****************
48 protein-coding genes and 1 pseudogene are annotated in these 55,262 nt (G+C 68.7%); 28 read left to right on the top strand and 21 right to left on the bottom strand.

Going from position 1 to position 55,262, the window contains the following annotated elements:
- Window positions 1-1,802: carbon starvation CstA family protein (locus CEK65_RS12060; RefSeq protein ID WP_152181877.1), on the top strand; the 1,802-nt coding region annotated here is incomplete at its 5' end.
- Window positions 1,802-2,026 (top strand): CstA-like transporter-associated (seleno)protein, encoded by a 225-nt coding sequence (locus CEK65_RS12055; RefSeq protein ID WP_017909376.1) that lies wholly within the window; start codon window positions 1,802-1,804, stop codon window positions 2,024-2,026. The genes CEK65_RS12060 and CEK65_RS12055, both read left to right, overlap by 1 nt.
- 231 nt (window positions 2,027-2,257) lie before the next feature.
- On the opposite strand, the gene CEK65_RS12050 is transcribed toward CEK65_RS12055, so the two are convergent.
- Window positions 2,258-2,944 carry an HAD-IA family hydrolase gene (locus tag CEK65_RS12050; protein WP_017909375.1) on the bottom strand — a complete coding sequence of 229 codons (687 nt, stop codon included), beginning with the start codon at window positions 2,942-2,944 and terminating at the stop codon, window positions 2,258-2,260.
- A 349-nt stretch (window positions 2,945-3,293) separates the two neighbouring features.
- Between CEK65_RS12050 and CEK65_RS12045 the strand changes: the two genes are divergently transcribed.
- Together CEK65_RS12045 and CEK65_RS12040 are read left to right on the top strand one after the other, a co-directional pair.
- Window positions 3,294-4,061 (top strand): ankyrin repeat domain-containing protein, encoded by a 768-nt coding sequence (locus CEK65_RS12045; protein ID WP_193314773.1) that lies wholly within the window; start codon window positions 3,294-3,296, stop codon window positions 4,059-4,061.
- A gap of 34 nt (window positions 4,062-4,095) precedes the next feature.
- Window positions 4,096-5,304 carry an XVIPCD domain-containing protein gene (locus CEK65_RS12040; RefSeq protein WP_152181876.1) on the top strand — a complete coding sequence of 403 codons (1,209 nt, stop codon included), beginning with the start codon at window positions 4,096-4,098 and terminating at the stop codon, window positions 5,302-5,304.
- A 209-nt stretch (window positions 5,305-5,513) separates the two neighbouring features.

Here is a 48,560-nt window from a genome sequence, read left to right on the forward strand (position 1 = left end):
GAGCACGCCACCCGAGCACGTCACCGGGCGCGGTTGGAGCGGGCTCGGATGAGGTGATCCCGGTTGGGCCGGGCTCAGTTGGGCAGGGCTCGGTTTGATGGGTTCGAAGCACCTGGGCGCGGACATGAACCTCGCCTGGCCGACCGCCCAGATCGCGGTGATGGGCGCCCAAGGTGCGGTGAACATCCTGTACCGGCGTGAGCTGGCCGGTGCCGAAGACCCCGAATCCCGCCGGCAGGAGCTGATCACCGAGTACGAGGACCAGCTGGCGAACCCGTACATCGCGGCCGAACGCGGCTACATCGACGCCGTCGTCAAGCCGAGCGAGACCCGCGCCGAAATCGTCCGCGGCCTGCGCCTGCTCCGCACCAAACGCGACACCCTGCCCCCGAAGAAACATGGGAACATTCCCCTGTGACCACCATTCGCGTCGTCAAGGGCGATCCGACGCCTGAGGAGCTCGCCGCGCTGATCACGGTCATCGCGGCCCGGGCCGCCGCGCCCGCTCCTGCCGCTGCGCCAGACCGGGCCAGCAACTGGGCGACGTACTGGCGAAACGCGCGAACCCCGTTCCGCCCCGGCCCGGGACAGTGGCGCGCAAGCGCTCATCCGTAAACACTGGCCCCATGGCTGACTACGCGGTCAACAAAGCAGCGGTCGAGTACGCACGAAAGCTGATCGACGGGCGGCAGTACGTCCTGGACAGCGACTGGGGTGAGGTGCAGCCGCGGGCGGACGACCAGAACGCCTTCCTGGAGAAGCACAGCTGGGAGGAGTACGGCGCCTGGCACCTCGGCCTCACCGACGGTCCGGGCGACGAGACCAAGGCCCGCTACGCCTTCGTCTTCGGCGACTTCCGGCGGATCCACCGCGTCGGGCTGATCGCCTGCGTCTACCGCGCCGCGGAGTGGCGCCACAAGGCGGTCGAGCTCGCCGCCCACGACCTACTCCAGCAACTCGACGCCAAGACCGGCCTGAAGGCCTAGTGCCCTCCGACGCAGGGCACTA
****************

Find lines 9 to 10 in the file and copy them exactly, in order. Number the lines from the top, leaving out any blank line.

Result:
- Between CEK65_RS12050 and CEK65_RS12045 the strand changes: the two genes are divergently transcribed.
- Together CEK65_RS12045 and CEK65_RS12040 are read left to right on the top strand one after the other, a co-directional pair.